In this week's issue of The Stranger I write about proposed changes to Seattle's taxi and flat-rate/for-hire regulations, as well as efforts to legitimize and regulate popular (but illegal) "ride share" services like Lyft, Sidecar, and uberX. In a nutshell, the number of vehicles authorized to pick up hailing passengers would increase by 50 percent, while the number of ride share drivers will likely be capped.
Bitch about it in the comment threads all you want, but if you think there are easy solutions to these issues then you really don't know what the fuck you are talking about. As I explain in my piece, this is an extremely complicated industry composed of multiple service categories subject to overlapping regulations from various jurisdictions. Case in point (and one I didn't have room to address in print) is the complicated issue of "deadheading."
Deadheading is when a taxi drops off a passenger in one direction and then must drive back empty, for example, when a county-licensed cab drops off a passenger in Seattle. Taxis and flat-rate/for-hires are licensed by both the county and the city—only city-licensed vehicles may pick up passengers in Seattle, while only county-licensed vehicles may pick up passengers in the non-Seattle portions of King County. Of the 1,201 taxis and flat-rate/for-hires currently in service, 340 are city-only, 318 are county-only, and 543 are licensed to pick up passengers in both the city and the county.
Of course, deadheading is incredibly wasteful, both of the driver's time, and of the carbon-spewing fuel that powers the vehicle. But there are reasons these restrictions exist. If all vehicles were licensed to pick up passengers anywhere in the city or county, you wouldn't be able to find a cab in most of the county on a busy Friday or Saturday night: they'd all be cruising the lucrative nightlife districts of Seattle. County-only licenses are intended to ensure service is available outside of Seattle.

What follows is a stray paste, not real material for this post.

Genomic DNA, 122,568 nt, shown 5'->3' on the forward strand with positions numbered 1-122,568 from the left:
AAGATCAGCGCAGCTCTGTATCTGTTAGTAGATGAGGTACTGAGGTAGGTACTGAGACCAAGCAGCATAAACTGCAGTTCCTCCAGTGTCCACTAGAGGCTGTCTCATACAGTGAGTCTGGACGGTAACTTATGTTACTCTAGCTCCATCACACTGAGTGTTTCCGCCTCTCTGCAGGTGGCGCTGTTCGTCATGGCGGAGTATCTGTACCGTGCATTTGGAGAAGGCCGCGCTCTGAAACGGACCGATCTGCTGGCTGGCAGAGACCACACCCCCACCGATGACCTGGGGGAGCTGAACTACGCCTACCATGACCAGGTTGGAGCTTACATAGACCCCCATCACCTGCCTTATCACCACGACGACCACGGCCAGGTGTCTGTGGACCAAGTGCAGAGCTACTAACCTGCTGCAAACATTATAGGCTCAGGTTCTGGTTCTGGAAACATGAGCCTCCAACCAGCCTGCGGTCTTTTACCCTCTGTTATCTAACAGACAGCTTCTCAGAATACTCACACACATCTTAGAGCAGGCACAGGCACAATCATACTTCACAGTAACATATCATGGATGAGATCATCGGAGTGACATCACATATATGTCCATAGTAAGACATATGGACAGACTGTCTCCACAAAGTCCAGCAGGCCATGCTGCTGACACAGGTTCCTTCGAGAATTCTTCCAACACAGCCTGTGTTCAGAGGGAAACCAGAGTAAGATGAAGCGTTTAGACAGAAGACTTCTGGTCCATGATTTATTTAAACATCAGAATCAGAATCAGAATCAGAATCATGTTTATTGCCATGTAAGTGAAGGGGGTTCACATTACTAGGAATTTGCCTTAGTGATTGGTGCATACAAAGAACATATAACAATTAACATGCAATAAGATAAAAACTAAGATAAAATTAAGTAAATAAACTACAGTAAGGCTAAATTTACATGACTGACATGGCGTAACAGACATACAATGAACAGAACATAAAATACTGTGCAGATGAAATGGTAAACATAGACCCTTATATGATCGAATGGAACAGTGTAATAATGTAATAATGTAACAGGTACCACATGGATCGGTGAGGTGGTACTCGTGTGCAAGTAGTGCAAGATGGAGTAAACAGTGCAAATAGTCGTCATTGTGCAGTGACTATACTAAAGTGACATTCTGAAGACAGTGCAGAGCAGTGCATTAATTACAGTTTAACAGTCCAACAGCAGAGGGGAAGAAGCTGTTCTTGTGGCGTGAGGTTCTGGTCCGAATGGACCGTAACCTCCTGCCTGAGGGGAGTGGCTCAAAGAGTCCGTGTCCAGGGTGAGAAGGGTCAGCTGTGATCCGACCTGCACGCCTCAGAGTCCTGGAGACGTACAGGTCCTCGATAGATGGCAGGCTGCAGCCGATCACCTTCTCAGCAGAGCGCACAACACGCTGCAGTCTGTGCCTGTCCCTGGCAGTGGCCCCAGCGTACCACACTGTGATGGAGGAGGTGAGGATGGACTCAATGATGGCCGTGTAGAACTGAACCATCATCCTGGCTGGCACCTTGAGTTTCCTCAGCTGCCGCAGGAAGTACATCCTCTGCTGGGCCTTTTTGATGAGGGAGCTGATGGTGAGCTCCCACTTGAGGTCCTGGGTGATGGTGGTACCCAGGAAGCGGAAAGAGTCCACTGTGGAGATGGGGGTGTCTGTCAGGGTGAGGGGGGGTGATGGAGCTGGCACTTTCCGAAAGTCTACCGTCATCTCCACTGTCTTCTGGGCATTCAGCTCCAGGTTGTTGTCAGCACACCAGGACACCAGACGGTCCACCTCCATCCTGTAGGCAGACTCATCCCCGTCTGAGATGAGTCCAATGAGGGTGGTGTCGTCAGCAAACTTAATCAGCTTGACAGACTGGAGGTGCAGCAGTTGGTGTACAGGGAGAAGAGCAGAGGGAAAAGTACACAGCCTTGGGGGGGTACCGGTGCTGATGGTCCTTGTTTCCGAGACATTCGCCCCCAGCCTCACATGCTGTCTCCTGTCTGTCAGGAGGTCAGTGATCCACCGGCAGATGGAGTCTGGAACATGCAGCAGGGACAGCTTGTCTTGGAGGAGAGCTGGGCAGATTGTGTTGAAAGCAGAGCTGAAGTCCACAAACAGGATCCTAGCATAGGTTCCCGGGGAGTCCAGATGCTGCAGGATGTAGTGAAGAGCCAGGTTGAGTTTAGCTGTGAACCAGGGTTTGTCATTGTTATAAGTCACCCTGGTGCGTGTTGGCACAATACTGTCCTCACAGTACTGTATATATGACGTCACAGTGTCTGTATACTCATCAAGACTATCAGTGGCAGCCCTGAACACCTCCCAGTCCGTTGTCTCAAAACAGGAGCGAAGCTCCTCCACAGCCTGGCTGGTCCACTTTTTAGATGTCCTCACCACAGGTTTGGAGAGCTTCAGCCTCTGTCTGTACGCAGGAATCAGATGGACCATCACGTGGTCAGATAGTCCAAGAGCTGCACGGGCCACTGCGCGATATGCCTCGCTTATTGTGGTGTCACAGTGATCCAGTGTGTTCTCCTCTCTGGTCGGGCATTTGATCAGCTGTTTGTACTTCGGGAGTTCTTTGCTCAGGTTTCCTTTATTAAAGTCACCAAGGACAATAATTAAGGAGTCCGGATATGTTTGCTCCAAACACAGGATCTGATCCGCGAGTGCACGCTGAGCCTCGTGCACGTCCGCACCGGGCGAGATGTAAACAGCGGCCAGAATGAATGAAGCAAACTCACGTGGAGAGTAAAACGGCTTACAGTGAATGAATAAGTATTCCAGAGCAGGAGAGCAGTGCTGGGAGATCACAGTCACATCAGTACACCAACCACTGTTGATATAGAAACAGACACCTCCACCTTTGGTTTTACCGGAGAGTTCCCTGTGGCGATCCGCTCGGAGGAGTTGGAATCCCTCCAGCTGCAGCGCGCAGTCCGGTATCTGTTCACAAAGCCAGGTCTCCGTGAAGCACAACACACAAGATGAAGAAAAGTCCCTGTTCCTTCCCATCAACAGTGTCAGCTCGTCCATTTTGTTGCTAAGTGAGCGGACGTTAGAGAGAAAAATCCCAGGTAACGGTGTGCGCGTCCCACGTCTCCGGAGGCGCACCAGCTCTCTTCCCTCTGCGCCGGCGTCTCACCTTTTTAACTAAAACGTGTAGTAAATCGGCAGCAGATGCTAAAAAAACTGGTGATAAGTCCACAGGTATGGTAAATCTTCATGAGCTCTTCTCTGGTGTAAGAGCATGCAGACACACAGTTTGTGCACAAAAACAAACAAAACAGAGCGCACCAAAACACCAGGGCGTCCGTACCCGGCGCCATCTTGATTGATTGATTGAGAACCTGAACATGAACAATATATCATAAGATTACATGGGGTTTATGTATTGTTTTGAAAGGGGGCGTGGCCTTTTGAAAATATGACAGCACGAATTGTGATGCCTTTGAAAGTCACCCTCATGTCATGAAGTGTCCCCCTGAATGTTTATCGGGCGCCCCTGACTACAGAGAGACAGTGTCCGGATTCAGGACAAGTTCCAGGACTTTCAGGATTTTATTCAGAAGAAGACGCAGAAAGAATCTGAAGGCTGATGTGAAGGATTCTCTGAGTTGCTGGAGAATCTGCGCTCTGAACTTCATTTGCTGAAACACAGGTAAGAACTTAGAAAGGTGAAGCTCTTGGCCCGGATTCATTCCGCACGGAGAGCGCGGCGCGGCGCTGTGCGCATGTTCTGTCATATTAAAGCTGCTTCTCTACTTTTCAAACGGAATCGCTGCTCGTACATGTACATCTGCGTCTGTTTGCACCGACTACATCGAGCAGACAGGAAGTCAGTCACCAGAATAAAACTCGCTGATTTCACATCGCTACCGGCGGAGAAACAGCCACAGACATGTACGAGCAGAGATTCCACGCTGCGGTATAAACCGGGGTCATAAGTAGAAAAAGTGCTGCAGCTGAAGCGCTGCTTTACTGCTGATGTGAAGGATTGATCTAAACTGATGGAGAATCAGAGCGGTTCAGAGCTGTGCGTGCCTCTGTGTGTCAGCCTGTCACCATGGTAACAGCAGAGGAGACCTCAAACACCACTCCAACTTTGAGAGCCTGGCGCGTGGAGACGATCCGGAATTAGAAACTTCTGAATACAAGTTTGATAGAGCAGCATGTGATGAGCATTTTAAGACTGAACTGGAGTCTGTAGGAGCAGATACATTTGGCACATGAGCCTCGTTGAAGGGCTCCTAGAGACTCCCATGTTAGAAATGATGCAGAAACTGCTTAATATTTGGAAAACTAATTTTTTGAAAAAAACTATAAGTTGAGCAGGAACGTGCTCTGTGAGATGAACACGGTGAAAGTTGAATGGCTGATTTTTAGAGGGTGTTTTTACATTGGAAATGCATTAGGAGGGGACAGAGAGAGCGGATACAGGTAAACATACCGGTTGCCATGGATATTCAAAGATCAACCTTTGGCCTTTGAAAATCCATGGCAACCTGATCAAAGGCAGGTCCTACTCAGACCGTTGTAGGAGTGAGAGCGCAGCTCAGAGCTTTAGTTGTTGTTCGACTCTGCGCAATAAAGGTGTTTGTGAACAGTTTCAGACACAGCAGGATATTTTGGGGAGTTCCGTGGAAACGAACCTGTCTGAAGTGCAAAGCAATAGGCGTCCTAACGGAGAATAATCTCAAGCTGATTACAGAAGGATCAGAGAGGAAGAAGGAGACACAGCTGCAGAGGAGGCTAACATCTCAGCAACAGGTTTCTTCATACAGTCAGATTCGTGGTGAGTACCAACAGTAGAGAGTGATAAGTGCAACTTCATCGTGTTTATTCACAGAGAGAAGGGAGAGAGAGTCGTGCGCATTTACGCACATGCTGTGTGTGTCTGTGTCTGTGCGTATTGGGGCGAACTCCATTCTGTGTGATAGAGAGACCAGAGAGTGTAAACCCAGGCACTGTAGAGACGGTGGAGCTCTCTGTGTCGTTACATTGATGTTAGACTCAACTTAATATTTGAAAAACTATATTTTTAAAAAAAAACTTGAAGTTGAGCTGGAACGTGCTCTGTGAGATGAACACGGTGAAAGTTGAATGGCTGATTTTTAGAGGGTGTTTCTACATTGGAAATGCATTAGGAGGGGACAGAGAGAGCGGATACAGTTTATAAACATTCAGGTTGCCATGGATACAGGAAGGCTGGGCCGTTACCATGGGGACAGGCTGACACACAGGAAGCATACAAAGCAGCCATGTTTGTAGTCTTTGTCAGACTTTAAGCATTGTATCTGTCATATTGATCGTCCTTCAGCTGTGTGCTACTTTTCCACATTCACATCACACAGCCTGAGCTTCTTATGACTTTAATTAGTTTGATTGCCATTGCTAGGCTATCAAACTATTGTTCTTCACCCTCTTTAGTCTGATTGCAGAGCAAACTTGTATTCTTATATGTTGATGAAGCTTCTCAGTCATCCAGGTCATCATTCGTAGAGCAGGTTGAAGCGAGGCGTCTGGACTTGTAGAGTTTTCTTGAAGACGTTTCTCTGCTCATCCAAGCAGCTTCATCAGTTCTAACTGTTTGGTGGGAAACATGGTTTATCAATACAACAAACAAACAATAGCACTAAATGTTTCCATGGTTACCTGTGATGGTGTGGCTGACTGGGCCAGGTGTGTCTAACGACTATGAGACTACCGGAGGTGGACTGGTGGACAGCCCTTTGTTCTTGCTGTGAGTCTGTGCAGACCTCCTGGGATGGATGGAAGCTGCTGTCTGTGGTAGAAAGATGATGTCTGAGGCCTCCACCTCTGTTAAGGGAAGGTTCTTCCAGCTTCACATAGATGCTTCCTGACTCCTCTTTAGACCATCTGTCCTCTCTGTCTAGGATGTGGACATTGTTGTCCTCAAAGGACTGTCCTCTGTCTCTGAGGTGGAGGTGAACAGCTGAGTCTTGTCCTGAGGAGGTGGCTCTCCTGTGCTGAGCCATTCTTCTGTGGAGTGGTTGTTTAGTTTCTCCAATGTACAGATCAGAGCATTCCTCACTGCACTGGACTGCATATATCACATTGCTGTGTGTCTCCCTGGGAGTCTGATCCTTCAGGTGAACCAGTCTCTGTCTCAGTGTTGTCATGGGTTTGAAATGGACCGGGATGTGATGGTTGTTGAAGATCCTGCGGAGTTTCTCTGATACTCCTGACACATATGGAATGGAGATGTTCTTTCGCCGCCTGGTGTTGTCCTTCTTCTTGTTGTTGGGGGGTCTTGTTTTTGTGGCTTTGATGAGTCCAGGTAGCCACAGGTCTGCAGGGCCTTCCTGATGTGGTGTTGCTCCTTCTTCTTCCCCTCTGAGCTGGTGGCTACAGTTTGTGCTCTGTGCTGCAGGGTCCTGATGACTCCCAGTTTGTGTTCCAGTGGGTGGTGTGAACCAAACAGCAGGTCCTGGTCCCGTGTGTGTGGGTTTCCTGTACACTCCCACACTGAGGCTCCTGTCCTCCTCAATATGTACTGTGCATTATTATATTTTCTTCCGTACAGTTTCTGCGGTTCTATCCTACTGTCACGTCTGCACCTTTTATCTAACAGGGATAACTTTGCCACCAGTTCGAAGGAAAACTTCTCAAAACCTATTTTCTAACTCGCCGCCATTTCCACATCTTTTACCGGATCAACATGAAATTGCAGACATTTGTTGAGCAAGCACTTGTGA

Seattle City Council member Bruce Harrell has attempted to address one instance of deadheading by proposing an amendment that would allow vehicles that cross the city line under contract to companies like Microsoft, to pick up a return passenger from the client on the other side. And at first glance, this narrow exception appears reasonable. But the problem is, once one non-Seattle-licensed cab is allowed to pick up a passenger within city limits, even under the narrowest of circumstances, the broader restriction becomes nearly impossible to enforce. For how are Seattle police and city inspectors to know which county-licensed vehicles are attempting legal in-city pickups, without either stopping and inspecting every such pickup they come across, or conversely trusting cabbies to the honor system? It would make for a regulatory nightmare.
The city and county may ultimately decide that the costs of deadheading outweigh the benefits of these jurisdiction-only licenses. But creating an exception that complicates enforcement is an invitation for abuse. It is an extremely complicated industry in which simple solutions don't always produce simple results.